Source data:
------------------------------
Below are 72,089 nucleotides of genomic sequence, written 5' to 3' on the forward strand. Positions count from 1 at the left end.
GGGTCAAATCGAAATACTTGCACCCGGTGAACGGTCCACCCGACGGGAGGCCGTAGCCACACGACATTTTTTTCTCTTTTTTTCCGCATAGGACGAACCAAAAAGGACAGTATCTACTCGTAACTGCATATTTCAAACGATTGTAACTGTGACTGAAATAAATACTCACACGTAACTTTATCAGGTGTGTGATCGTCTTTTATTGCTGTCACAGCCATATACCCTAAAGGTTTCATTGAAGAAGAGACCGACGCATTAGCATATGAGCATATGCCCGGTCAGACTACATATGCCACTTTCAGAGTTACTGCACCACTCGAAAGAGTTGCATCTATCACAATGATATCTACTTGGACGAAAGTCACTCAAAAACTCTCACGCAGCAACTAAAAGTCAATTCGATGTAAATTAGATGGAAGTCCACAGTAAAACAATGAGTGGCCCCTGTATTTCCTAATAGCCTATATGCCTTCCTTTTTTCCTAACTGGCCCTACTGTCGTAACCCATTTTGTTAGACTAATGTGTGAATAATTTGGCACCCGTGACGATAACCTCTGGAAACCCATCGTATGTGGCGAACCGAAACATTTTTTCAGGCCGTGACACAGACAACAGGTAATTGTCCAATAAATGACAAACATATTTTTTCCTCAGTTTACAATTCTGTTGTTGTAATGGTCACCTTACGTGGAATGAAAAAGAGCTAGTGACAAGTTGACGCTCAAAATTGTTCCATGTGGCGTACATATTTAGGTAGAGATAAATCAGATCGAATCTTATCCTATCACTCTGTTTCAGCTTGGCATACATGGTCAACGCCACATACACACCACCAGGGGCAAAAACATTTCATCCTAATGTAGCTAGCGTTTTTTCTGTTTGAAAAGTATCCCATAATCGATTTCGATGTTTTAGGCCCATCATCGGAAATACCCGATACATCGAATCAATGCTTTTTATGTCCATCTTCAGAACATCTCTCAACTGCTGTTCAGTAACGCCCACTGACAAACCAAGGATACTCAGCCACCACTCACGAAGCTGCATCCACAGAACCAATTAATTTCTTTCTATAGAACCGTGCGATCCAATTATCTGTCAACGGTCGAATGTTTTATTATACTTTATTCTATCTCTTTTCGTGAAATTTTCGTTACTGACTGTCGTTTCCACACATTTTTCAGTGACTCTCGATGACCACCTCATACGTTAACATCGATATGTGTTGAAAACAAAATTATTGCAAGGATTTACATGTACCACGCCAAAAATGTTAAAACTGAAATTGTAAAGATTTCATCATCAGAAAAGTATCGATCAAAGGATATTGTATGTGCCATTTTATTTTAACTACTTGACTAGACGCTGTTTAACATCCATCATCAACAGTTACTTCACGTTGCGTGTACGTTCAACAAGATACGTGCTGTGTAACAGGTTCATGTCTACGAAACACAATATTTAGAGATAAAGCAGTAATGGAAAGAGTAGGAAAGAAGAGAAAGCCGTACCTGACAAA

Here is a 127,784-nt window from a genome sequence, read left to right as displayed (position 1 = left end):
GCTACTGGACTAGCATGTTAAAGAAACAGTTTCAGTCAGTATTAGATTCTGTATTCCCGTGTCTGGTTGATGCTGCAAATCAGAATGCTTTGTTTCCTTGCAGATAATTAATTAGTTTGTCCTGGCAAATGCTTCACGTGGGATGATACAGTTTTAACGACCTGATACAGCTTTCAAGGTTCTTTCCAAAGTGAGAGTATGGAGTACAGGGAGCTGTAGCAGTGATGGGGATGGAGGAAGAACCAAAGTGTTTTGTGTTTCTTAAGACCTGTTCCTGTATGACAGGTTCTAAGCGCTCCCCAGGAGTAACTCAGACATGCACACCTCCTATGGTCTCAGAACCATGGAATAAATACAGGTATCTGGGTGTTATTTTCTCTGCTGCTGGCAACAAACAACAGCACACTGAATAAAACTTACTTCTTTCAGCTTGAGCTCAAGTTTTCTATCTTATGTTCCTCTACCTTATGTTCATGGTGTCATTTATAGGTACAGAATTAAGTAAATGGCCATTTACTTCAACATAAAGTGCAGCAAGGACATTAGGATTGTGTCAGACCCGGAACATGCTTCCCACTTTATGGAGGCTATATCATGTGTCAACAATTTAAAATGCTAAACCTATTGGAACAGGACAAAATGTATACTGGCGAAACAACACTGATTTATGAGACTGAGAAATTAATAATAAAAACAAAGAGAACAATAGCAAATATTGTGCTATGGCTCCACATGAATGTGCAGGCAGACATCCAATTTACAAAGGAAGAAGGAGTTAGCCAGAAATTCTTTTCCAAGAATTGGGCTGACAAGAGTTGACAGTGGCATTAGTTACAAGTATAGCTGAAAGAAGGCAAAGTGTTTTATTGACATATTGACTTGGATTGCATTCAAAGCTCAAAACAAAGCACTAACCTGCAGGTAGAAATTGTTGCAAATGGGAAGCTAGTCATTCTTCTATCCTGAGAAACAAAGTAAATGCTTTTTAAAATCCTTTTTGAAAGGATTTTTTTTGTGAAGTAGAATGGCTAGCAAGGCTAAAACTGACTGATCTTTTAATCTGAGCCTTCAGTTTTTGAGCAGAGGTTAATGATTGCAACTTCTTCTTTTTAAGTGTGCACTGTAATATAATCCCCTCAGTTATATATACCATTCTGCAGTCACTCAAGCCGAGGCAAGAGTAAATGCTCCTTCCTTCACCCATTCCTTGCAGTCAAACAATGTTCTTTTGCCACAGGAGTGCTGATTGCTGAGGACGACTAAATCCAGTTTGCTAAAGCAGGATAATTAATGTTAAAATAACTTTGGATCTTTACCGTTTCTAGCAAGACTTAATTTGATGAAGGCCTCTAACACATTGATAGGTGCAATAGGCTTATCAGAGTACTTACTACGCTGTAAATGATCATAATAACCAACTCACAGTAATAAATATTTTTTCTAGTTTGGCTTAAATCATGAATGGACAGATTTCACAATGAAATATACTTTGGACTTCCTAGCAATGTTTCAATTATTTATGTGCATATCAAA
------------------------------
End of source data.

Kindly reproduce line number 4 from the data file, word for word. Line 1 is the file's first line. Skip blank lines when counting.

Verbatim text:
GCTACTGGACTAGCATGTTAAAGAAACAGTTTCAGTCAGTATTAGATTCTGTATTCCCGTGTCTGGTTGATGCTGCAAATCAGAATGCTTTGTTTCCTTGCAGATAATTAATTAGTTTGTCCTGGCAAATGCTTCACGTGGGATGATACAGTTTTAACGACCTGATACAGCTTTCAAGGTTCTTTCCAAAGTGAGAGTATGGAGTACAGGGAGCTGTAGCAGTGATGGGGATGGAGGAAGAACCAAAGTGTTTTGTGTTTCTTAAGACCTGTTCCTGTATGACAGGTTCTAAGCGCTCCCCAGGAGTAACTCAGACATGCACACCTCCTATGGTCTCAGAACCATGGAATAAATACAGGTATCTGGGTGTTATTTTCTCTGCTGCTGGCAACAAACAACAGCACACTGAATAAAACTTACTTCTTTCAGCTTGAGCTCAAGTTTTCTATCTTATGTTCCTCTACCTTATGTTCATGGTGTCATTTATAGGTACAGAATTAAGTAAATGGCCATTTACTTCAACATAAAGTGCAGCAAGGACATTAGGATTGTGTCAGACCCGGAACATGCTTCCCACTTTATGGAGGCTATATCATGTGTCAACAATTTAAAATGCTAAACCTATTGGAACAGGACAAAATGTATACTGGCGAAACAACACTGATTTATGAGACTGAGAAATTAATAATAAAAACAAAGAGAACAATAGCAAATATTGTGCTATGGCTCCACATGAATGTGCAGGCAGACATCCAATTTACAAAGGAAGAAGGAGTTAGCCAGAAATTCTTTTCCAAGAATTGGGCTGACAAGAGTTGACAGTGGCATTAGTTACAAGTATAGCTGAAAGAAGGCAAAGTGTTTTATTGACATATTGACTTGGATTGCATTCAAAGCTCAAAACAAAGCACTAACCTGCAGGTAGAAATTGTTGCAAATGGGAAGCTAGTCATTCTTCTATCCTGAGAAACAAAGTAAATGCTTTTTAAAATCCTTTTTGAAAGGATTTTTTTTGTGAAGTAGAATGGCTAGCAAGGCTAAAACTGACTGATCTTTTAATCTGAGCCTTCAGTTTTTGAGCAGAGGTTAATGATTGCAACTTCTTCTTTTTAAGTGTGCACTGTAATATAATCCCCTCAGTTATATATACCATTCTGCAGTCACTCAAGCCGAGGCAAGAGTAAATGCTCCTTCCTTCACCCATTCCTTGCAGTCAAACAATGTTCTTTTGCCACAGGAGTGCTGATTGCTGAGGACGACTAAATCCAGTTTGCTAAAGCAGGATAATTAATGTTAAAATAACTTTGGATCTTTACCGTTTCTAGCAAGACTTAATTTGATGAAGGCCTCTAACACATTGATAGGTGCAATAGGCTTATCAGAGTACTTACTACGCTGTAAATGATCATAATAACCAACTCACAGTAATAAATATTTTTTCTAGTTTGGCTTAAATCATGAATGGACAGATTTCACAATGAAATATACTTTGGACTTCCTAGCAATGTTTCAATTATTTATGTGCATATCAAA